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When you think about your heart health and keeping your cholesterol in check, high-fat foods aren’t exactly the first thing you’re planning to put on your plate. Certain high-fat foods are also loaded with cholesterol – but not all are actually bad for your cardiovascular well-being. In fact, there’s one high-fat (and highly beloved) fruit that’s surprisingly great for high cholesterol. It’s the avocado.
Avocados may be particularly fat-rich, but they’re full of good-for-you monounsaturated and polyunsaturated fats. These “good” fats are a must-have in any healthy diet, and according to research, they just may be what makes avocados such a helpful food for high cholesterol.
Here’s what science has to say about the potential link between eating avocados and lower cholesterol levels.
Just one avocado per day can offer benefits for high cholesterol
It turns out that an avocado a day may be a heart-healthy addition to anyone’s diet. Researchers from Pennsylvania State University conducted a randomized, controlled study in which 45 adult participants, all of whom were clinically diagnosed as overweight or obese, followed a series of changing diets.
For the first two weeks of the study, all of the participants followed the same “average American” diet, which was designed to put them all on similar nutritional footing. At the end of this initial period, the participants then followed three different diets in a randomized order over five weeks. They tried a low-fat diet, a moderate-fat diet and a moderate-fat diet that included one avocado per day. Researchers then tracked changes in key health metrics as the participants tried out each diet.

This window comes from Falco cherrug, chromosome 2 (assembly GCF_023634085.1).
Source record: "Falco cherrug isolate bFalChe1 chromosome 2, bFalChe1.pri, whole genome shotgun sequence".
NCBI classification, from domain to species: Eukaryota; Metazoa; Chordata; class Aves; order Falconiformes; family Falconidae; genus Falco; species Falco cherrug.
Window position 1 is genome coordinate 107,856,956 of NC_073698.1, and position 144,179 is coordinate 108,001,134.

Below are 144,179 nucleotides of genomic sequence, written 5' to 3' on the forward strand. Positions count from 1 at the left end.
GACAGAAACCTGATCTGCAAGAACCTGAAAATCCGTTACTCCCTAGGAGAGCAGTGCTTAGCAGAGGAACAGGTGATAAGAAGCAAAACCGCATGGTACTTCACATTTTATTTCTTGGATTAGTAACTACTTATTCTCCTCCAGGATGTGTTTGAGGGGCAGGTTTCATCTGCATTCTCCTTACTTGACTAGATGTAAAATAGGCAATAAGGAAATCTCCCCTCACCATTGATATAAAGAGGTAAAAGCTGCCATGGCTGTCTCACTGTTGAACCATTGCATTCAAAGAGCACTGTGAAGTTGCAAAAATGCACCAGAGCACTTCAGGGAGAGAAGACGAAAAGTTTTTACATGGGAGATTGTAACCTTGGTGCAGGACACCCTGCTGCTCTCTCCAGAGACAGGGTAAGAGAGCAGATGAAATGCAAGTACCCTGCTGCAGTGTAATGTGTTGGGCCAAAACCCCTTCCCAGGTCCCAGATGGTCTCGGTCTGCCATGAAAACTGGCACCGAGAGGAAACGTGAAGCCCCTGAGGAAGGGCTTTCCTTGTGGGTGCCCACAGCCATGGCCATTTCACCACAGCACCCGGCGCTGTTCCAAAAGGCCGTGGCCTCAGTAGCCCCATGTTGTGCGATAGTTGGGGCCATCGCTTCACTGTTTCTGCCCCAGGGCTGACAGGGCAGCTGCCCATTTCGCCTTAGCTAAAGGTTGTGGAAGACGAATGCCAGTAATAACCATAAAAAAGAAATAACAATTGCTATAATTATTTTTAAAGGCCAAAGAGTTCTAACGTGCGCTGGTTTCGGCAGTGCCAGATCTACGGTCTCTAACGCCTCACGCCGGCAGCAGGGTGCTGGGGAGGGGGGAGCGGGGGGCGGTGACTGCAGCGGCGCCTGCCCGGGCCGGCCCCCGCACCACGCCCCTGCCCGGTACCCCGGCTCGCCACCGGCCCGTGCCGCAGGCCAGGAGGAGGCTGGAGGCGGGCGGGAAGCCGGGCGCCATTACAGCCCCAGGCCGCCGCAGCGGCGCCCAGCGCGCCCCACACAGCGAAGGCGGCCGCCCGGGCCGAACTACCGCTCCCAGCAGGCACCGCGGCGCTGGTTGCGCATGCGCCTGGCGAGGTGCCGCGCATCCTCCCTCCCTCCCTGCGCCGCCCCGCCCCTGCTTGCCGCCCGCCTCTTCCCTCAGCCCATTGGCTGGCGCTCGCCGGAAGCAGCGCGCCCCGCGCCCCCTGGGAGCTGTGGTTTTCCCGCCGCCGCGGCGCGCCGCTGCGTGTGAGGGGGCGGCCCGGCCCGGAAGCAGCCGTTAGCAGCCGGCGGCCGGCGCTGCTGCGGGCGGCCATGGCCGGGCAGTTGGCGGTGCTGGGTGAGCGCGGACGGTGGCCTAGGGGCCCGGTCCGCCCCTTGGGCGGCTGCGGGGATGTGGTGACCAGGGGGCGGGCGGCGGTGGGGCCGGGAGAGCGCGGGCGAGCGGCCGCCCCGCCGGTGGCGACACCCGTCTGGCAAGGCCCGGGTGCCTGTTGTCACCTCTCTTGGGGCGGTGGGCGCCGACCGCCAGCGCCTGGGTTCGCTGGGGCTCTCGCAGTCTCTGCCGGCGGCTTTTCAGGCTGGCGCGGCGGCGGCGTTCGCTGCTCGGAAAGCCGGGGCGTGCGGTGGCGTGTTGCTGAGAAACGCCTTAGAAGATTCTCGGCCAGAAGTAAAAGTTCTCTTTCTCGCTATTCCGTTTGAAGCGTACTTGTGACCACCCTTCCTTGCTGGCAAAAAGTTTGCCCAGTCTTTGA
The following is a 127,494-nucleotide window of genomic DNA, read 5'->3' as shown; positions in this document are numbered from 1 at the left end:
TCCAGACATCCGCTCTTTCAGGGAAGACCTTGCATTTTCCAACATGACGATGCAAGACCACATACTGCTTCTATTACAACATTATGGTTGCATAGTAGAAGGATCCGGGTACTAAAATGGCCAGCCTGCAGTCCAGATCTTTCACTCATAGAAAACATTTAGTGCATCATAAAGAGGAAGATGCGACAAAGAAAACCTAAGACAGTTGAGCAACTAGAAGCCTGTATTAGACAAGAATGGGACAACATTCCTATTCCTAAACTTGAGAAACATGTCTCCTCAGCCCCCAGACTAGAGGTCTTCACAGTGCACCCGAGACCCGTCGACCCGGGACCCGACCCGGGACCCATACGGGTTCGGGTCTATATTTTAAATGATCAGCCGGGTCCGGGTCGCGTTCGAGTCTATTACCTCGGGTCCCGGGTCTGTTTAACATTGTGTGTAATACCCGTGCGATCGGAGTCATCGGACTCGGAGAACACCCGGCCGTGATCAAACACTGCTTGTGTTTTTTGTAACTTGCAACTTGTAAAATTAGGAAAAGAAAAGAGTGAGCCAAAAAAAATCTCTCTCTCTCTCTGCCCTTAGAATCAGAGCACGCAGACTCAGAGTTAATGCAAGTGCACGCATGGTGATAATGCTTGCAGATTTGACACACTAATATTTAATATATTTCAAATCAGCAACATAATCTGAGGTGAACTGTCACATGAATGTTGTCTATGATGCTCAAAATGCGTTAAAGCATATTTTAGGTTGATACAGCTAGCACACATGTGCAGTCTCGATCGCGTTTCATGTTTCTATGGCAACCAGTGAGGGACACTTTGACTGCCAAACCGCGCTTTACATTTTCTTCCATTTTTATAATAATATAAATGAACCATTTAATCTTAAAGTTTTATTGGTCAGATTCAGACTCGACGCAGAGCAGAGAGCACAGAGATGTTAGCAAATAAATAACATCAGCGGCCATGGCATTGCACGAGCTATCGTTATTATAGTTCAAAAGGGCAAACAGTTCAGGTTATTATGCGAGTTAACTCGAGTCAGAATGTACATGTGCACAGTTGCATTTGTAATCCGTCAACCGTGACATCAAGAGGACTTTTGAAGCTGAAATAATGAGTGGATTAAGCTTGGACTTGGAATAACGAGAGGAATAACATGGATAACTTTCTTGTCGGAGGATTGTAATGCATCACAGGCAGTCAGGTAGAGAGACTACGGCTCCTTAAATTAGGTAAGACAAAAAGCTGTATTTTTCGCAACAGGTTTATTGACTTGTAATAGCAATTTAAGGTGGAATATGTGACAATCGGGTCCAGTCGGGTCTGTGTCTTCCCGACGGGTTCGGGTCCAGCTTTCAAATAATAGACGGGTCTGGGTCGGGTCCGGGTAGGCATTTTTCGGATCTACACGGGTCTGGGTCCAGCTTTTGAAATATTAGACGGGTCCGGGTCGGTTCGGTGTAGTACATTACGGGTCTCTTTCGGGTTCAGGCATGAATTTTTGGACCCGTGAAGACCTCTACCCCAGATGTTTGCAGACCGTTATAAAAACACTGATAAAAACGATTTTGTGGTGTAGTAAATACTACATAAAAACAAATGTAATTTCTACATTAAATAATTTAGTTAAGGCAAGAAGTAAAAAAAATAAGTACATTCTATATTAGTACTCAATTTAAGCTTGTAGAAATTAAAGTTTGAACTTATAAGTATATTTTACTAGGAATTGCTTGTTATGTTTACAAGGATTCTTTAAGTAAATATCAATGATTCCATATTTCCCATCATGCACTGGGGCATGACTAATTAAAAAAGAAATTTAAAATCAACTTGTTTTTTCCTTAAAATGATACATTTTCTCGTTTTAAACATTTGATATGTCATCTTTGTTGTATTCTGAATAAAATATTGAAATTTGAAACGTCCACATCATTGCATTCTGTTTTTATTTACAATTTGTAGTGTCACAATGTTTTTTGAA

At the study’s conclusion, researchers found that participants had significantly lower levels of cholesterol when following the one-avocado-per-day diet. Specifically, their “bad” cholesterol levels – or LDL cholesterol – decreased. The avocado diet results in lower cholesterol levels in comparison to both the low- and moderate-fat diets.
There was one more bonus to eating an avocado each day. Researchers noted that when participants added in a daily avocado, they also saw higher lutein levels. Lutein is an antioxidant that plays a role in eye health.
Why avocados have such a big impact on high cholesterol
One of the interesting findings of this study was that getting plenty of monounsaturated and polyunsaturated fats alone wasn’t enough to significantly impact participants’ cholesterol levels.
Those on the moderate-fat diet didn’t see the same benefits as those who ate a moderate-fat diet plus one avocado per day. Researchers noticed that the difference appeared to be in how, exactly, adding in an avocado affected the LDL cholesterol and its ability to build up in the body.
Participants who ate an avocado daily had fewer small, dense LDL cholesterol particles within the body. Those particles, researchers say, are particularly bad for your heart health and overall cholesterol – especially when it comes to promoting plaque buildup in your arteries.
Additionally, adding a daily avocado into your diet can help reduce oxidized LDL particles, another key factor in high cholesterol and heart health woes. Researchers noted that those who ate one avocado per day on a moderate-fat diet reduced the oxidized particles that can contribute to atherosclerosis (the buildup of plaque in artery walls) and plays a role in other heart conditions.
But why are avocados able to make such a positive impact? The study’s researchers hypothesized that it isn’t the monounsaturated fats present in avocados alone. Rather, it’s more likely that there are some additional bioactive compounds that may contribute the extra benefits that come from this particular fruit.
And this isn’t the first study that suggests there’s something about avocados that influences LDL cholesterol. Prior research has also shown that this creamy green fruit can lower overall LDL levels, leading to better cholesterol as a whole. So, if you’re hoping to have a positive impact on your high LDL cholesterol levels, grabbing an avocado each day just might be able to make a difference.